I am emailed or called nearly daily with one particular question from attorneys and law firm administrators “Are SEO services a scam?” The answer is simple, yes and no.
Before we dive into the SEO racket that marketing agencies have developed, it is imperative that you understand what SEO is and is not.
The Lie of Legal SEO
Most agencies and legal marketing companies pitch SEO as a core product that can standalone and generate visits to your website that will turn into clients. This is a lie. Some agencies and legal marketing companies pitch SEO as a new revolution that outperforms all other forms of advertising. This too, is a lie. Some agencies and legal marketing companies will go as far as to sell an “SEO package” that includes “content updates” which will “generate leads.” Again, a lie. SEO, at its core, is nothing more than an attempt to make a website relevant and authoritative in search engines. This task is achieved by creating content that is relevant to user searches, webpages that are linked to by authoritative websites, stories that are shared across social networks, clean code that allows a website to load quickly, mobile content that displays properly, and a host of other benchmarks that lead to the creation of a quality web experience. Even if your website checks all the boxes, proper SEO still cannot guarantee conversion.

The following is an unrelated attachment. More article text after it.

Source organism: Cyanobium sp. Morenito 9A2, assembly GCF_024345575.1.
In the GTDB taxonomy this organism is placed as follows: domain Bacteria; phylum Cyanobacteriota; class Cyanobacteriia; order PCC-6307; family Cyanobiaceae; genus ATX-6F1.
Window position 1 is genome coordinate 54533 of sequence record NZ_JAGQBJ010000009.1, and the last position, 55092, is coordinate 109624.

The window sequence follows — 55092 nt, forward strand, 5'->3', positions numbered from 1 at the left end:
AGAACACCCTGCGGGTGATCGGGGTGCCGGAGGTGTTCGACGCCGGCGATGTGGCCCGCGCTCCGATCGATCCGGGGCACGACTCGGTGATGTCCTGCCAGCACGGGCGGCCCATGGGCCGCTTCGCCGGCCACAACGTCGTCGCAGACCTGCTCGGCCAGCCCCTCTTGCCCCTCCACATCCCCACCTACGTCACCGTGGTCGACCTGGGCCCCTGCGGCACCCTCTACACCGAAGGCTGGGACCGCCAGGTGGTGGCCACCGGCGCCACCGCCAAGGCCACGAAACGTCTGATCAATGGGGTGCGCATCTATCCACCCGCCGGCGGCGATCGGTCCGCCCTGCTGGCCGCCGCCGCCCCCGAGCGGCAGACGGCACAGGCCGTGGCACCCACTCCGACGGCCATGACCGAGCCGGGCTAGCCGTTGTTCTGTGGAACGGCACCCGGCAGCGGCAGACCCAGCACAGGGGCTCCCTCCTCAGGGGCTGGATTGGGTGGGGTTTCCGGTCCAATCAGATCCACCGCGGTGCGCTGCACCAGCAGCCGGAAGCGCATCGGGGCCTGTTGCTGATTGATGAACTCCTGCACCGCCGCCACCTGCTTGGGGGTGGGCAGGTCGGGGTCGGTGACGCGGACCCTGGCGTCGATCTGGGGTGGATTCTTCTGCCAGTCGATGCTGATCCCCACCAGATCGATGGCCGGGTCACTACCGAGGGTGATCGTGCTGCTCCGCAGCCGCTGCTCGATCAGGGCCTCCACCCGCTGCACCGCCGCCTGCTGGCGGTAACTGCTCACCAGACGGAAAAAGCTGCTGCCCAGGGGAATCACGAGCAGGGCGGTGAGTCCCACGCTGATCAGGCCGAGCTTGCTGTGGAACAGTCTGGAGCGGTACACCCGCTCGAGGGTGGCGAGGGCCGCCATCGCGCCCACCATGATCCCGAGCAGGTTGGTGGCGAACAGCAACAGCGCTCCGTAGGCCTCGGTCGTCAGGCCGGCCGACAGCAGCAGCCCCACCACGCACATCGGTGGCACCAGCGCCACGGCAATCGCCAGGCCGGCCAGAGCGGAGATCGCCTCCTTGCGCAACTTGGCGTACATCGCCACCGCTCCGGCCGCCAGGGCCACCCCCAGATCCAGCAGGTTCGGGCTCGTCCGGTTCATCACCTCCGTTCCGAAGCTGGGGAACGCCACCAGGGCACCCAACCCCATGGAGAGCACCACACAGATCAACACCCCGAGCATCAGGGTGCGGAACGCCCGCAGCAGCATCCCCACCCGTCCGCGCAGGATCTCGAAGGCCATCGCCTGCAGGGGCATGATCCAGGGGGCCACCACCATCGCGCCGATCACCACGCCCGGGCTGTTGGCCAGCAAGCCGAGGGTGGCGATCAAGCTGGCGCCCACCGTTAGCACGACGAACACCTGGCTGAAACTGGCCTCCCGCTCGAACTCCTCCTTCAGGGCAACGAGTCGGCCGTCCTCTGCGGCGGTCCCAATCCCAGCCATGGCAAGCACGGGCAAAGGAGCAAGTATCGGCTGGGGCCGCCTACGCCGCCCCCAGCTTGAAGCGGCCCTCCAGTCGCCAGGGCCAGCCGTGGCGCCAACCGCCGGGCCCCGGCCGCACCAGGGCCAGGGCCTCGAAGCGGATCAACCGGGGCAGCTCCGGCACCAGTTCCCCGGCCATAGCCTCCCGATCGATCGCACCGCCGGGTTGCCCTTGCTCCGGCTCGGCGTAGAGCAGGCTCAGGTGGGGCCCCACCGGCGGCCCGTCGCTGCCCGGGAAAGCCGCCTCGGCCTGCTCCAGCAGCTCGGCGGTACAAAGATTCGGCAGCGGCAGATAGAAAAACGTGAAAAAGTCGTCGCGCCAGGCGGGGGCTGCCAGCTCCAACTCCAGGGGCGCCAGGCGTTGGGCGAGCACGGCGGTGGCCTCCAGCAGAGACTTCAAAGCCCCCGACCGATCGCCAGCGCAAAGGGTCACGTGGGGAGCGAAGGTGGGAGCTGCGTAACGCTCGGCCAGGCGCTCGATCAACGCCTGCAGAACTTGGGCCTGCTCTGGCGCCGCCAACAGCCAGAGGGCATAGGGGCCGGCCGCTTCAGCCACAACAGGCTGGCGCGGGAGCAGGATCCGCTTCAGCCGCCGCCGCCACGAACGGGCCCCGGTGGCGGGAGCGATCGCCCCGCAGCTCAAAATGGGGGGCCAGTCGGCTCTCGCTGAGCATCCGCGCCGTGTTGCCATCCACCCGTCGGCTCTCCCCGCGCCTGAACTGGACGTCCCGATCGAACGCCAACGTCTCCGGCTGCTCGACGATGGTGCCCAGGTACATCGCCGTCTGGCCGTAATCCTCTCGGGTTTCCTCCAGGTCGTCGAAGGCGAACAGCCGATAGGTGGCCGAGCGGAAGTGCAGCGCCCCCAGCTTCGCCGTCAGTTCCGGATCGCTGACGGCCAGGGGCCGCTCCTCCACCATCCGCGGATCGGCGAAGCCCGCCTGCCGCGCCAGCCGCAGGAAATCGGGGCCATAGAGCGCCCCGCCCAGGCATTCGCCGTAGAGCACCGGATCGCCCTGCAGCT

If SEO is so terrible, why the hell do you need it (and how can it work)?
SEO isn’t terrible, it’s a small part of a larger strategy. Let’s look at an analogy.
Imagine that the CEO of McDonald’s has put together a plan to sell more hamburgers. In that plan, the CEO has outlined a procedure for placing commercials on particular television channels. Proud of this new plan, the CEO presents it to investors. “It will be fabulous,” the CEO assures the investors, “commercials everywhere always works!” The investors scratch their heads and ask “Okay, so we place commercials on particular channels… how does this make us money?” Pausing for a moment, the CEO replies “Well, it just does.” The investors shake hands with the CEO, excited about this plan although it lacks any direction or chance of success. “He’s the expert,” the investors reason to themselves “he must know what he’s doing.”
Why do I use this example? Because the CEO’s plan is no different than what attorneys and law firms pay thousands of dollars to questionable legal marketing companies to execute on a daily basis… an SEO plan with no direction, message, or chance of success.
The question that must be answered is “How do we make SEO work?”